When it comes to food, you get out what you put in. I truly believe that unless you’re out for food and the place doesn’t give you carb information (some do these days, either in store or online) then you can find out what carbs something has. Carb counting has changed my life so much and I truly believe I wouldn’t be holding on to the scraps of control I still have over my illness without it. The problem for those that do so is that a lot of the time it can be a first class pain to do so. Some things are easier than others because it becomes ingrained into a diabetic’s normal routine that they weigh things like cereal, pasta or rice to make sure they know exactly how much they have and can work out their insulin levels from that. If you’re used to buying the same bread and rolls all the time with the information on the packaging, it can get tempting to start guessing when suddenly you are presented with a packet of rolls in your kitchen with no information in sight. The truth is, it isn’t that difficult or time consuming to weigh everyday items at it seems.
Weighing your roll may seem ridiculous but it takes a minute max and then you look up the weight against how much insulin you need. Simple, and stops any chance of a mishap just because you didn’t get your usual warburtons buns. A hell of a lot more carb information is online than diabetics, in my experiences, have every realised. Personally, I got my hands on http://www.carbsandcals.com/en-us through a rather wonderful nurse at my hospital who perhaps wasn’t entirely allowed to slip me said book at my DAFNE course. I adore it and with my carb counting notebook that I did get at my DAFNE course, it works wonders. Unlike some carb counting books of the past, like when they were called exchanges and generally controlled your life, these books have all the things ‘diabetics can’t have right?’ in them. I’m talking cakes, biscuits and buns and not a frown in site about it. Real food for real people and no limits. It even has takeaways. It isn’t the only one around though and I’m sure others are just as good. This just happens to be the one in my bookshelf.
I’m very much against guessing because I’ve been on the receiving end of plates of food being presented with me where I ‘m told someone has weighed my food but really has guessed and then it all goes wrong. Our scales are flat and sit in the corner of the kitchen unnoticed without being a fuss to anyone but they make a big difference in my life and that of my mother who also has type 1. I think it helped me get started that at the time I was doing a weight loss plan to try and help my health too and it also required me to weigh certain foods. That helped alleviate some of the feelings that it was another way diabetes was controlling things and being a nuisance. Now it is habit, and doing it for every bowl of cereal means there can be no ‘that looks about right’ and no backlashes when it turns out that no actually it isn’t. Getting into the habit of it can be a challenge but once you are into it I personally find you don’t on it that much. Weighing my potatoes before they go on my plate is as automatic as then going to the fridge to get some butter for them. Lack of labelling is a pain but it is easy enough to get around. Google can very quickly tell you the carbs for many foods, whether that is a 70g roll or Jacob’s cracker. The smartphone era means there are apps galore on the subject too.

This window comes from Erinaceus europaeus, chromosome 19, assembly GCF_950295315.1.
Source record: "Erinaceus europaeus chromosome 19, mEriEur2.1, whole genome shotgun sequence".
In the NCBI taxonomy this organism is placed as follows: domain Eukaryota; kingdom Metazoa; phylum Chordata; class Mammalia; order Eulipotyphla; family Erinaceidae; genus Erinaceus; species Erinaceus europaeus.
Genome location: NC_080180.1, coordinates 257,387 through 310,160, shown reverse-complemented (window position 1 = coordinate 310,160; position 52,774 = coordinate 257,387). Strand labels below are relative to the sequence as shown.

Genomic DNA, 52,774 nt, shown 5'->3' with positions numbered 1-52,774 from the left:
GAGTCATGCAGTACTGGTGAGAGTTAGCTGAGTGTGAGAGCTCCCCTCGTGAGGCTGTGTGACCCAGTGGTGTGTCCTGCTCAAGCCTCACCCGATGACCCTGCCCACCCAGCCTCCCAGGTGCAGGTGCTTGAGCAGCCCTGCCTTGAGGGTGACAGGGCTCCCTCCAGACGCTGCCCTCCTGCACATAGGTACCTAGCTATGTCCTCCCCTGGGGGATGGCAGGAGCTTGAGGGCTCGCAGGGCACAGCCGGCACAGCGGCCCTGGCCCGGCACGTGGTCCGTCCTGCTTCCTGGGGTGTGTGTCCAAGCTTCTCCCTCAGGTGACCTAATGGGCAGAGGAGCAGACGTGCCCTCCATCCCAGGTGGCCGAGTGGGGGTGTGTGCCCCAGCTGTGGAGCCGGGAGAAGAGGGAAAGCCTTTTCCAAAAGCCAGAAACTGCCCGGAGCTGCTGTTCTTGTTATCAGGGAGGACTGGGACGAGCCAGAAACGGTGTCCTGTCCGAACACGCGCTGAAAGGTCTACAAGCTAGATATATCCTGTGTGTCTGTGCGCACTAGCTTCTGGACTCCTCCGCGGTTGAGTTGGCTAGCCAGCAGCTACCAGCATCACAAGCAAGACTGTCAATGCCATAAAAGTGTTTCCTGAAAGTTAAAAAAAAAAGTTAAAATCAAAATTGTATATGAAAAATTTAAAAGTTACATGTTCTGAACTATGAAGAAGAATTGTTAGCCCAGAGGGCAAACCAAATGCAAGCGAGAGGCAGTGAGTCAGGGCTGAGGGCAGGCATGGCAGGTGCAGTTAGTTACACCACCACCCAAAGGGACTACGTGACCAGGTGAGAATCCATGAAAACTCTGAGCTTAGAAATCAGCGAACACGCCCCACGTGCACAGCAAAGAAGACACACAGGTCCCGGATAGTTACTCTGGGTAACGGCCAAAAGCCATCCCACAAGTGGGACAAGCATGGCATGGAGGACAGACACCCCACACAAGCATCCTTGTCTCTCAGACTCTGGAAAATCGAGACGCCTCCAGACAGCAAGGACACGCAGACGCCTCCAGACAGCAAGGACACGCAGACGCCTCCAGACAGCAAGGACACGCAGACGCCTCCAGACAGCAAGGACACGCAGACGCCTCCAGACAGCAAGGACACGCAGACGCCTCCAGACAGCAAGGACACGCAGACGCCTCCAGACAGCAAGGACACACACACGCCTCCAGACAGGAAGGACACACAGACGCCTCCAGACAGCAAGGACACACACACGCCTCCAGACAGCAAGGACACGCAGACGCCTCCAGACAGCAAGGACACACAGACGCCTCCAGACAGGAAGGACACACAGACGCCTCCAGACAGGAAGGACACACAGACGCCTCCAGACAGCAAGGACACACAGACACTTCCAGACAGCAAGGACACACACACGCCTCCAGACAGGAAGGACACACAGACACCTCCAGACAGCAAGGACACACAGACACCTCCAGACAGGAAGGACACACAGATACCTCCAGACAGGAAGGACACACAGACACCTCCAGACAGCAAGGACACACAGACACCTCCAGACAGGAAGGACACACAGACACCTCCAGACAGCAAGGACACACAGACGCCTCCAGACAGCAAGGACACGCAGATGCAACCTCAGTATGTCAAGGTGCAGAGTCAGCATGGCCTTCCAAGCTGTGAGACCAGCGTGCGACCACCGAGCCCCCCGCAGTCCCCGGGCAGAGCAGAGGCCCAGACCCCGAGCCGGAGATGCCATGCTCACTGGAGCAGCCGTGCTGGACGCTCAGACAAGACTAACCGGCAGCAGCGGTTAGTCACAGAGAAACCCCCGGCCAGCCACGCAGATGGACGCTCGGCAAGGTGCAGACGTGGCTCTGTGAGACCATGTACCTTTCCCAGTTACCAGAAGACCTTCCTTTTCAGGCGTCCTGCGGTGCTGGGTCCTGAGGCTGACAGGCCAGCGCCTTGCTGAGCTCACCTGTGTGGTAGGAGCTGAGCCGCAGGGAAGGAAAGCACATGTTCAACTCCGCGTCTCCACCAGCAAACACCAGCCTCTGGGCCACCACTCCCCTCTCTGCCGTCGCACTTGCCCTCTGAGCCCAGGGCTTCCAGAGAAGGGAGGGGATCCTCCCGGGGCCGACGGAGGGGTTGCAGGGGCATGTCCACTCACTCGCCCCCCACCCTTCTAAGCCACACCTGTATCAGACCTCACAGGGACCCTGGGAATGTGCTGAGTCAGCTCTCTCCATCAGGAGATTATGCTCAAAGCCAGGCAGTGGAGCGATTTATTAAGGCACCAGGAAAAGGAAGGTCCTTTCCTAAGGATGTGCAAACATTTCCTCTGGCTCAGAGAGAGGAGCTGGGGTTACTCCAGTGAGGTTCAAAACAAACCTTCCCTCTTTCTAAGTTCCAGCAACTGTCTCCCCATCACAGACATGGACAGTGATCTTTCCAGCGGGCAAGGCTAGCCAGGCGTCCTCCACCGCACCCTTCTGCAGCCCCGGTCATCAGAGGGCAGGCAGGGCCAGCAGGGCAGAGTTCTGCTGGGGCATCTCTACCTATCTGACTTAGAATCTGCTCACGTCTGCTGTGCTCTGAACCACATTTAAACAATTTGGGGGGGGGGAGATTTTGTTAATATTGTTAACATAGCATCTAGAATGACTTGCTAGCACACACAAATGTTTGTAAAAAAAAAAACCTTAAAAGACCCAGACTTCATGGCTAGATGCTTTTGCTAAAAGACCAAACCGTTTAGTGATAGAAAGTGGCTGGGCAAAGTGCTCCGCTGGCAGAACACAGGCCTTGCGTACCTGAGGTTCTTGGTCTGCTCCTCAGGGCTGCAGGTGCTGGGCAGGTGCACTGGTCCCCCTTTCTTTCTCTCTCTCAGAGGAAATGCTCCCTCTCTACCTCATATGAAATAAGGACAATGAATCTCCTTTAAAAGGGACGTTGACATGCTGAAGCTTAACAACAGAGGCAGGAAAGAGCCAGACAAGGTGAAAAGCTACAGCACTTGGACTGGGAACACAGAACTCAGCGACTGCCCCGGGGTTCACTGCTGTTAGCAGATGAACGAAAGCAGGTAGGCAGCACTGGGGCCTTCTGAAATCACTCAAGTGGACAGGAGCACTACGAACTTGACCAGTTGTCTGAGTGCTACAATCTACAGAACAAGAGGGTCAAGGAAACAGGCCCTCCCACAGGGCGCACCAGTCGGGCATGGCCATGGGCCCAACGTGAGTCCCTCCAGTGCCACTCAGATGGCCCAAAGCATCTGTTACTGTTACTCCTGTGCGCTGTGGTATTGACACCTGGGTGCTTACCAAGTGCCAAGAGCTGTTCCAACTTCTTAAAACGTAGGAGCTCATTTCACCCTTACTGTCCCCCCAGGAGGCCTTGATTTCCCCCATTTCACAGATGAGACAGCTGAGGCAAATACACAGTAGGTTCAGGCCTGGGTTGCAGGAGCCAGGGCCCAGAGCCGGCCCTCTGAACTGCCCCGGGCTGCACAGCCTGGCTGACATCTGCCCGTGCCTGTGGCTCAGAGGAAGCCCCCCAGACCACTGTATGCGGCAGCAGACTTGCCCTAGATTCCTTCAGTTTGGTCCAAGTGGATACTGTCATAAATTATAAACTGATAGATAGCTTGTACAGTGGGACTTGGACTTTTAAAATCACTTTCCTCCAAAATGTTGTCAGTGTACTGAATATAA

I wanted this blog up before Easter because besides Christmas I find this time of year the other big Chocolate Challenge for diabetics as it were. Luckily we seem mostly past the era of being denied the eggs in the first place and of having to deal with diabetic chocolate Easter eggs which yes were as bad as they sound I assure you. Being able to take more insulin has opened up doors for us type 1s when it comes to the Easter bunny and its presents but people still face roadblocks. I do love when eggs tell you the carb numbers for a quarter of a shell. How are you going to accurately measure that? Or it only gives you half a shell and what if it is a big egg and someone doesn’t want/isn’t allowed that much for whatever reason? In my earlier years, I did a lot of guessing and hoping and either running high or low as I misjudged things and the answer was there the whole time in front of me. Weigh the chocolate. Carb count. Unwrap that sucker in the kitchen, choose what you’re having and weigh it. Have what you want, not what you can calculate best, and still be reassured that you’ve got the numbers right. I’m not going to turn this into a carb counting lesson and bang on about CPs, but I do think that carb counting gets a bad name from many and seems like so much hard work and such a fuss when….it doesn’t have to be. Working out what carbohydrate is in something is not that big a deal for me. What people then do with that information varies among diabetics but I do think it is information worth having, and it has cut out a hell of a lot of highs and lows for me over the past 18 months that came from pure lack of judgement. ‘I think I have that amount of pasta and so will need this’. Yet I managed to be out by 30g and sent my levels through the ceiling and then felt sick for hours. I don’t even use other bowls cause I’m lazy. I put the pot on the scales and put my pasta in that way. But shoving them scales in there saves me a lot of grief and I love it.
I heard at DAFNE a lot of ‘I don’t have time for that’. Thing is, it really doesn’t take a lot of time.
You know I’m not sure what the purpose of this is. I guess it has many. I want to assure some that Easter isn’t a time to panic or think it will all go to pot so why not take the days off anyway and just have fun because that is how I used to think. I want to assure people that carb counting does have its rewards and nurses are not banging on about it for no reason. I want to take the terror out of carbohydrates. I want to help I guess.